The Mende Tribe of Liberia
Because of territorial wars, subjugations, and enslavement in the eighteenth century, the Mende made their way from the Mali Empire to Liberia and Sierra Leone. Today the Mende make up one-third of Sierra Leone’s population. The Mende tribe is an ethnic group found primarily in Sierra Leone; however, a small group can be found in Lofa County, Liberia. The Mende people speak the Mende language, which is part of the Niger-Congo family of languages. The Mende is made of three major dialect groups: the Kpa-Mende, Sewa-Mende, and Ko-Mende.
The Mende are agricultural people who like farming and engaging in gardening around their homes. Rice is the staple crop, with other supplementary crops that include cassava, yams, sesame, and millet. Palm nuts are also harvested for palm oil, and raffia palms are tapped for wine. The crops that the Mende people tend to garden include chili peppers, eggplants, and tomatoes. The Mende are also known fishermen and hunters whose families raise some poultry while keeping domestic animals for meat.
Some of the craft products that the Mende produce include various forms of earthenware, clothes, mats, twine, and brooms. Blacksmiths produce hoes, machetes, and other iron implements associated with fishing such as nets, hooks, and canoes. They also sculpt a variety of objects such as masks used for initiation ceremonies, ritual objects such as icons of spiritual entities, and "medicine" objects. There are various musical instruments that the Mende create and play, including drums, wooden xylophones, and others.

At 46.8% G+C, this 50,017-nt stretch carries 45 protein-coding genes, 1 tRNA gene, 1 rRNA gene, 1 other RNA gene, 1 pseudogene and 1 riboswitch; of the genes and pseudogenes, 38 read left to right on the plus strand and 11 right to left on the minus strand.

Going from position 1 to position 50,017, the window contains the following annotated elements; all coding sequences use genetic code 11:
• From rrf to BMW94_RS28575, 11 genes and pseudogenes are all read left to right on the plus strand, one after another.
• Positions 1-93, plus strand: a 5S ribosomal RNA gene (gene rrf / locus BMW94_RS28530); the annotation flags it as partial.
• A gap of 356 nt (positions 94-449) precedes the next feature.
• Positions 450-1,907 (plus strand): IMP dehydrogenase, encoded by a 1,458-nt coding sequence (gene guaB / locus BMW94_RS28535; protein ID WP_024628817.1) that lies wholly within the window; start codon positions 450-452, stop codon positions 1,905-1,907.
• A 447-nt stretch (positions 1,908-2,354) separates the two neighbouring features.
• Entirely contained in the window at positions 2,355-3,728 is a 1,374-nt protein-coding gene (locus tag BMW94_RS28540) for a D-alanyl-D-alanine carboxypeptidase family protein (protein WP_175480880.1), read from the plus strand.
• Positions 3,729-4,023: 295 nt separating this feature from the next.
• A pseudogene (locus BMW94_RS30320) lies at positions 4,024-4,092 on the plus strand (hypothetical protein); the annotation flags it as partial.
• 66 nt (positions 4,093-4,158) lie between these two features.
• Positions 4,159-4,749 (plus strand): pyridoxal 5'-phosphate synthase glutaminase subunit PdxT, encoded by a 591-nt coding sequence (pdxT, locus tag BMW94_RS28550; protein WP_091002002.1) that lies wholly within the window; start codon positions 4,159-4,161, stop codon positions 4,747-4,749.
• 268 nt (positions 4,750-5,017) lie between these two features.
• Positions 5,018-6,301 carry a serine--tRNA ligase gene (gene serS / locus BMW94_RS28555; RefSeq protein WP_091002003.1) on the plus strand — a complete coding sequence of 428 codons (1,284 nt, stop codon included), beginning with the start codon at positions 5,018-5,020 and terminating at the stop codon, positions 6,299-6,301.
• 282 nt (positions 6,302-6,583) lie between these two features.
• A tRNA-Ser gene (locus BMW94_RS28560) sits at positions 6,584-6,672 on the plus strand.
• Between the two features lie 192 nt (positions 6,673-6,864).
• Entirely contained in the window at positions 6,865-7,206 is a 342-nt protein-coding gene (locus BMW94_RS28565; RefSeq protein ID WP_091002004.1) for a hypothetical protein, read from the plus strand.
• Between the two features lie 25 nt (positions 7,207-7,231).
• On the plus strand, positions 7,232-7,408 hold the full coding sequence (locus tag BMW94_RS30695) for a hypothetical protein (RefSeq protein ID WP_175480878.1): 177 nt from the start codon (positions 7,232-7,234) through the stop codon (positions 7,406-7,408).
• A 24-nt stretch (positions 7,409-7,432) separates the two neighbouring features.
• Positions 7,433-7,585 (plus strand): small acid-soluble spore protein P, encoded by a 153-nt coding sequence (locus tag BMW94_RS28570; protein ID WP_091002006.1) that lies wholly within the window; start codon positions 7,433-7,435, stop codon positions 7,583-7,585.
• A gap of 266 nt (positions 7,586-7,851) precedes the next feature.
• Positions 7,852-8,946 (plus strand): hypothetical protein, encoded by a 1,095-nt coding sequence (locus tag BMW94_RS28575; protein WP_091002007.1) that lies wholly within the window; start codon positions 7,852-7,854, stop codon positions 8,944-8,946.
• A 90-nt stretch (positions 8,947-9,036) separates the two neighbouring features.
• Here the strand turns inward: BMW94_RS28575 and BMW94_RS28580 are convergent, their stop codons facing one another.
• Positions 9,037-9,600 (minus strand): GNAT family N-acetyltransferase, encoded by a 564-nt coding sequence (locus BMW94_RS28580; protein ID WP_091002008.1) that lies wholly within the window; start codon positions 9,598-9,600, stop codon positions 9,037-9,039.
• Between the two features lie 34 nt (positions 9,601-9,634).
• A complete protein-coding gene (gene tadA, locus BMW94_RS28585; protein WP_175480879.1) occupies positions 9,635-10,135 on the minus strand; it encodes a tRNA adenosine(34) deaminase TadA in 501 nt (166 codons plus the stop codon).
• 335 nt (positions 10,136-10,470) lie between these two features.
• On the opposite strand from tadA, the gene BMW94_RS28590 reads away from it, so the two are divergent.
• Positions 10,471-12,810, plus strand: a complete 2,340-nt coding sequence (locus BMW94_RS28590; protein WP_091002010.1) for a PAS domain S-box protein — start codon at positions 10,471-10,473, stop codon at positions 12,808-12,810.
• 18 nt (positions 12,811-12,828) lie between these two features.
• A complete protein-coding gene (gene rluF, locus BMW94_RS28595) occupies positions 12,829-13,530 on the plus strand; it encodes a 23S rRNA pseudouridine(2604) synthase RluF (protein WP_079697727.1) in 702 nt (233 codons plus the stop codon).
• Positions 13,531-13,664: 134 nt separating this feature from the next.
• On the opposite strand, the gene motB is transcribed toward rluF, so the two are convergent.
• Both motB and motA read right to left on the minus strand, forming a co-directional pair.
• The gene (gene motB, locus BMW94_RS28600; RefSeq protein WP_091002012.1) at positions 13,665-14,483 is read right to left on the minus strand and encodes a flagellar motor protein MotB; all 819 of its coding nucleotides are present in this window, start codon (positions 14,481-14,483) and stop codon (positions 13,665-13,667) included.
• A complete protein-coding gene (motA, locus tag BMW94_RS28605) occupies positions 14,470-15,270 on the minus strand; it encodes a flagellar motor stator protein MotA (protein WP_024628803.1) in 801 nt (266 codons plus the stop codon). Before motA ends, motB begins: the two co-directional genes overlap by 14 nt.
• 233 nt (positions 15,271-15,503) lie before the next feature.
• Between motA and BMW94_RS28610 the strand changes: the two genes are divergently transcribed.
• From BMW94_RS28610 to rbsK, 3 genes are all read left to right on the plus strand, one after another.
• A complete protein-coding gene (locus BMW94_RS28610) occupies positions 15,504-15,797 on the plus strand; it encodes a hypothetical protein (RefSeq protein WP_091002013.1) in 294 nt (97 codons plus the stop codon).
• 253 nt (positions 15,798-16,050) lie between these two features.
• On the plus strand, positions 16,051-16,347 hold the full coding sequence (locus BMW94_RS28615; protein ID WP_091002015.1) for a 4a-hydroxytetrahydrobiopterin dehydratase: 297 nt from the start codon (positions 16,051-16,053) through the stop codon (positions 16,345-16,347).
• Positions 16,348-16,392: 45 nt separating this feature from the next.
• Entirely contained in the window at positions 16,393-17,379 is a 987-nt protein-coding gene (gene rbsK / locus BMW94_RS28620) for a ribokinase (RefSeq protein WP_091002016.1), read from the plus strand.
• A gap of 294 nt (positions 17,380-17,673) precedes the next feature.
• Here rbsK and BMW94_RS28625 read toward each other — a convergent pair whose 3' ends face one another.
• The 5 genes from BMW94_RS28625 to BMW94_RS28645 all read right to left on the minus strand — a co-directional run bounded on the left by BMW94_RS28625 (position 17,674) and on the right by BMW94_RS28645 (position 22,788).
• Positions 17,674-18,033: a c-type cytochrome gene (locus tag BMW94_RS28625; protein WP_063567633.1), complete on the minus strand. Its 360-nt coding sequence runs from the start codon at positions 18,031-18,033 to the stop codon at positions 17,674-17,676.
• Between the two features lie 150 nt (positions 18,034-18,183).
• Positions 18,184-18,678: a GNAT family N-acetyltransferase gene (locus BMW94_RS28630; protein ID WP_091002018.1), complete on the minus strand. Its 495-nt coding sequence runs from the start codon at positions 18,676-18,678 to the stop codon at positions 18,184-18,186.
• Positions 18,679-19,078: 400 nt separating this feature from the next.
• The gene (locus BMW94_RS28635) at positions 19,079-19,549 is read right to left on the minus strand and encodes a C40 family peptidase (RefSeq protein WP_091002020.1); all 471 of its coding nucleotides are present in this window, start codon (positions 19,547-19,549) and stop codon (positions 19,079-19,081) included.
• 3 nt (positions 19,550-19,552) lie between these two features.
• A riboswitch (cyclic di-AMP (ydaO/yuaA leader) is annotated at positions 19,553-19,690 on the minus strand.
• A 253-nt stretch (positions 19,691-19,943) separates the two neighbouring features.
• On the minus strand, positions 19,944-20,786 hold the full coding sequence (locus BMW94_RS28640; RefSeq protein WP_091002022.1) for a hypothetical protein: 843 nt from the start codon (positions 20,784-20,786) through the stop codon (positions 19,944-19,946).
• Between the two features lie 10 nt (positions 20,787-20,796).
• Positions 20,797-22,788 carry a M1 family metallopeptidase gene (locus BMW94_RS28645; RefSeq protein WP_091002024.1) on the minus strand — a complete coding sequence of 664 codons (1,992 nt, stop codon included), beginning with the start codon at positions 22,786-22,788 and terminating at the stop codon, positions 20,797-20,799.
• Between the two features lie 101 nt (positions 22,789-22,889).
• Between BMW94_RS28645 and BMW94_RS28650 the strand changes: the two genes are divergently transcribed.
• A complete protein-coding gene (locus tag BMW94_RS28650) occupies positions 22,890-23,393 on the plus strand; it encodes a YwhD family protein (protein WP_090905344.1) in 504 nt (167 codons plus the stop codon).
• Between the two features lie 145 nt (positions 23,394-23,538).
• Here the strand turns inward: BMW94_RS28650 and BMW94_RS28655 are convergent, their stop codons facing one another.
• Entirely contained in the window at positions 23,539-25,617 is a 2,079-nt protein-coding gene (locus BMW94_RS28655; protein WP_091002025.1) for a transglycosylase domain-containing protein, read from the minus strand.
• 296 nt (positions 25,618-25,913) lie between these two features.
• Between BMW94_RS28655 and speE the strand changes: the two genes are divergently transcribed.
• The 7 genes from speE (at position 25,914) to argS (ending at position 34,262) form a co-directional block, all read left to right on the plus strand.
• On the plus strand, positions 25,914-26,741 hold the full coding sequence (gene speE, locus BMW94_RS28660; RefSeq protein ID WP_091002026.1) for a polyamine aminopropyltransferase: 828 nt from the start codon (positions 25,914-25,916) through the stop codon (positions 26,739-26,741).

Most Mende are traditionalist; they believe that “Ngewo,” the Supreme Being, is the creator of the universe and everything in it. According to their beliefs, after creating the world, Ngewo went up to heaven and rarely intervened directly in human affairs. Instead, ancestral spirits are venerated, and prayers to Ngewo are channeled through them.